Harding Truck Trail is a 27.4 mile moderately trafficked out and back trail located near Trabuco Canyon, California that features beautiful wild flowers and is rated as difficult. The trail is primarily used for hiking, walking, nature trips, and birding and is accessible from March until October.
26 miles up and back to Santiago Peak if you take the shortcut near the summit. 28 miles up and back if you don't. It took me 8 hours and 15 minutes hiking, but plenty of people can do it in less. I just can't trail run anymore on account of my knees. It's not hard, but it is long
Fireroad with a double-track feel throughout due to fallen rocks. I have biked this trail numerous times to get to four corners, modjeska peak, and santiago peak. From a biking perspective, the trail is appreciated as a straightforward (depending on fitness level) route to get to the top of the mountain to explore other trails like Joplin and Holy Jim. Because the climb is constant, the views are continuously changing.
I don't really recommend this for hiking the entirety as it is long and relatively uninteresting way to get to the top with very little shade (90% sun exposure). Partial hike up the trail is a better choice to get up to the benches to enjoy the canyon views.
Went up partially with the dog - yes it is a good dog friendly OC trail. Moderate trail, very exposed to the sun. Easy to find the trail head, right new the bird sanctuary parking. Good hike for kids!
Love to bike up Harding Truck trail for a great workout. The laurel springs is always a great spot to stop and drink some water (filtered of course) and cool off. The spring area has many large fallen trees blocking access, but has been recently cleared by myself to gain better access. Now its much easier to go to the spring and cool off and continue up to Santiago Peak.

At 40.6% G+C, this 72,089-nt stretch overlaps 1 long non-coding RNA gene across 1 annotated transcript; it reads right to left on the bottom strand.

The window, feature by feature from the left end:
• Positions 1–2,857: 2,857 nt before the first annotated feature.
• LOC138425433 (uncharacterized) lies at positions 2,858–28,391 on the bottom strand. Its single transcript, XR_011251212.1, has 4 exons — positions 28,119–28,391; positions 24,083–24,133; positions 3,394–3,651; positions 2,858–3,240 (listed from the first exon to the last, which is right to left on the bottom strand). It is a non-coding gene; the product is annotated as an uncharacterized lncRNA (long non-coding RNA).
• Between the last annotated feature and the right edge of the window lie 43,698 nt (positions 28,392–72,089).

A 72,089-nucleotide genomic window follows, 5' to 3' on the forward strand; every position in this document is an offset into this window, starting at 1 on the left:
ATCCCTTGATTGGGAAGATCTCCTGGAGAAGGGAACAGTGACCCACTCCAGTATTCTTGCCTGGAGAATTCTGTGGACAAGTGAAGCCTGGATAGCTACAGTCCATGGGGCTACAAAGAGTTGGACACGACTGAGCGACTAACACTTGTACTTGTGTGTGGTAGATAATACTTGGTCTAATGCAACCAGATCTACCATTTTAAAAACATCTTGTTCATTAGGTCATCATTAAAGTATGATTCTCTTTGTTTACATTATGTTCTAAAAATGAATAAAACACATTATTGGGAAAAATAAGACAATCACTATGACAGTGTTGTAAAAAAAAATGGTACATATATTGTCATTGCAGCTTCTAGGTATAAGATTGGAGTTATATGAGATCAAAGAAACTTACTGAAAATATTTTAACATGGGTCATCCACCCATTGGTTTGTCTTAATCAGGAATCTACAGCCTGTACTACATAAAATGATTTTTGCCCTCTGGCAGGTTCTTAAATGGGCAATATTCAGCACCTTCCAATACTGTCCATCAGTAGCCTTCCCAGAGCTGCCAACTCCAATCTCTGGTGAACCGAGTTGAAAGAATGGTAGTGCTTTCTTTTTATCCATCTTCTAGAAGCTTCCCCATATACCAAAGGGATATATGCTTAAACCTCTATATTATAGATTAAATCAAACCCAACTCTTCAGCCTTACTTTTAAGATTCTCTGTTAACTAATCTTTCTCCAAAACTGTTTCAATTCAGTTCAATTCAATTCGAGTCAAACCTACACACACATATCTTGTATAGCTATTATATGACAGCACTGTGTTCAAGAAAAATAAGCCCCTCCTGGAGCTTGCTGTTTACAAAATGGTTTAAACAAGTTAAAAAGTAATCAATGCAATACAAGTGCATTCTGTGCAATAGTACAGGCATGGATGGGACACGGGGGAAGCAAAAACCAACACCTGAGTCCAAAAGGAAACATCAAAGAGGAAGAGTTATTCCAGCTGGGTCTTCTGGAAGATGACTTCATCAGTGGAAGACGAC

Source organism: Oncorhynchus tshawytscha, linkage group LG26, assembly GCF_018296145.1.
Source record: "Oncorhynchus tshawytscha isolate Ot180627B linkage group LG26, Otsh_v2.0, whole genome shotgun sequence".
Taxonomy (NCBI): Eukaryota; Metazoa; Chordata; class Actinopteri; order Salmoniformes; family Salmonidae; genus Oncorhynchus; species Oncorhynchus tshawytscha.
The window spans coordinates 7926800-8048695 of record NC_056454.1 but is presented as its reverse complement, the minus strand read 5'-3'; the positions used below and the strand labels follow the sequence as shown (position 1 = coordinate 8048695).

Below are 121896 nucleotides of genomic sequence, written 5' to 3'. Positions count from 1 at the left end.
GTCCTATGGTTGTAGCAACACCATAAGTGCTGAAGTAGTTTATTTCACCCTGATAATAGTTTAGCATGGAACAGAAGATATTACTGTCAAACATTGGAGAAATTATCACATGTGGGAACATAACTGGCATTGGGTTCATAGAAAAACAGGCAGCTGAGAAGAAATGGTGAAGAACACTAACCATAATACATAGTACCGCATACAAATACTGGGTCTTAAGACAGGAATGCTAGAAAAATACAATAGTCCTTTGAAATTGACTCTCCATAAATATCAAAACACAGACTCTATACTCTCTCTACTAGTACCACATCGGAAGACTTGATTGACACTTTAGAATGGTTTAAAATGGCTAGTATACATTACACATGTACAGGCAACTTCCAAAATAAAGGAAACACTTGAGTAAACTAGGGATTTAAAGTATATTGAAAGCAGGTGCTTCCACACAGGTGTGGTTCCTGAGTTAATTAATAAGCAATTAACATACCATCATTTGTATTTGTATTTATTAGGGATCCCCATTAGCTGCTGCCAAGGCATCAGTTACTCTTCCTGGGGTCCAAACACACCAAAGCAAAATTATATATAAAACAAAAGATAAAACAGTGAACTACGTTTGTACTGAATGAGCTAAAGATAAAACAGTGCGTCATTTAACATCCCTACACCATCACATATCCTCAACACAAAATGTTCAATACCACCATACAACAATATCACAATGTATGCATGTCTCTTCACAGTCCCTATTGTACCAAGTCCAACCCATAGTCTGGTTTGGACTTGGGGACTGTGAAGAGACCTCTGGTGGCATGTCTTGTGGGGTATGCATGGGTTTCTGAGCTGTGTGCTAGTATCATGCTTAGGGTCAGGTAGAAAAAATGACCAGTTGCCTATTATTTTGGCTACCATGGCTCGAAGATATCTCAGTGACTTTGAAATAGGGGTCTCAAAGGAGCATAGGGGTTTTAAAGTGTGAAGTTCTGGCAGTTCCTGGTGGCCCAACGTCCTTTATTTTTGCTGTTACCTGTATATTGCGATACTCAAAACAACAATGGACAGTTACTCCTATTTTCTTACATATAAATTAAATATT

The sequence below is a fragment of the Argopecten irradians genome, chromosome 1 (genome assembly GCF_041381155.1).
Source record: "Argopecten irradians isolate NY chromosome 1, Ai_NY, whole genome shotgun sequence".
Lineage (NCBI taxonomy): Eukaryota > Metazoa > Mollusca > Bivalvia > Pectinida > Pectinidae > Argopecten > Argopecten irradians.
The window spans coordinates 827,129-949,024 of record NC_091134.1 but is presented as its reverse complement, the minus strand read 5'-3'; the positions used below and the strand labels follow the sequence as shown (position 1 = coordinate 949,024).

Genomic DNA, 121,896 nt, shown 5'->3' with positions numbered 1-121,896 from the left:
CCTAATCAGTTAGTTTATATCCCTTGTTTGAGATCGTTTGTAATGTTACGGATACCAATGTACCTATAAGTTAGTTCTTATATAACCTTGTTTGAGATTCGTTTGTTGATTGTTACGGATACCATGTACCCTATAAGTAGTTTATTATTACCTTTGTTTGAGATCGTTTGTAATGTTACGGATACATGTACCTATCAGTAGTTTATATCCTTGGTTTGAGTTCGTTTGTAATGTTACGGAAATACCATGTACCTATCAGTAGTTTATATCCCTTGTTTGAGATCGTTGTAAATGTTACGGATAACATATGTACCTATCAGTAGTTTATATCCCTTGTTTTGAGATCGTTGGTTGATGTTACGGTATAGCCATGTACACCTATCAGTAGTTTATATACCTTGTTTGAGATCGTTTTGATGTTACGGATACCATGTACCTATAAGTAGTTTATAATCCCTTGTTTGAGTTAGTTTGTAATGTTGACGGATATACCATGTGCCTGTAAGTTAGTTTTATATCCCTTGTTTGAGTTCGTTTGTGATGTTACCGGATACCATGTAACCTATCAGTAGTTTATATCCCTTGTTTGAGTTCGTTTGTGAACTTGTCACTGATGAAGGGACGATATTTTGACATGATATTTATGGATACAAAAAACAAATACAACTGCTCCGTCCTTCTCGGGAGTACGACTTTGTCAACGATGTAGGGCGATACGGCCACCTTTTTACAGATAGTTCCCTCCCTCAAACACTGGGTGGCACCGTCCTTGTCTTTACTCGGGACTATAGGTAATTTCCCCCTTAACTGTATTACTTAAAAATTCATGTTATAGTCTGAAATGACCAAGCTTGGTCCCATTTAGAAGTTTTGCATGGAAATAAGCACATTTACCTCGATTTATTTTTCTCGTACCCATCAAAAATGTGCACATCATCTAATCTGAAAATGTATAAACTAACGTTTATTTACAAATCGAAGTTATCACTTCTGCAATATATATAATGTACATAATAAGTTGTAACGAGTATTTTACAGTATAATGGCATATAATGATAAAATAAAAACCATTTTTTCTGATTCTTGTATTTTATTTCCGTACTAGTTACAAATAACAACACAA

Good hike to get the elevation and the views are great. Hot and dry! Will go back between December and March as recommended.
Great, moderate trail. Easy to hike. Best on a Spring sunset.
We are going to Yosemite in a couple of weeks and feeling we needed a warm-up hike, decided to try ourselves out on the Harding Truck Trail. I'm still not sure how long this trail is as there seems to be a lot of misleading information so I took my little E-Trek GPS. We decided we'd do five miles each way and just as the E-Trek reached that magic figure, there was a large rock on the right side of the trail. This was further than we'd hiked up there before and as we were shrouded in mist we have no idea what the scenery was like. The wild flowers, however, were a joy, and just got better as we got higher. We even came across some thistles, the first I've seen in parched SoCal. We were at an elevation of about 3400 feet at that point which seems to jive well with NatGeo's trail map [Don't take any notice of the indicated start point by the way, whoever heard of a trailhead two thirds of the way along the trail?! The trailhead is just opposite the Tucker Wildlife Sanctuary on Modjeska Canyon Road.] The fairly steep climb certainly put my arthritic knee through its paces but also gave me the opportunity to prove to myself the usefulness of a a good pair of hilking poles, especially on the way down! Very glad that we had such a dull day as previous visits to the trail have been a sweaty process, necessitating large amounts of one's favourite liquid, water favourably!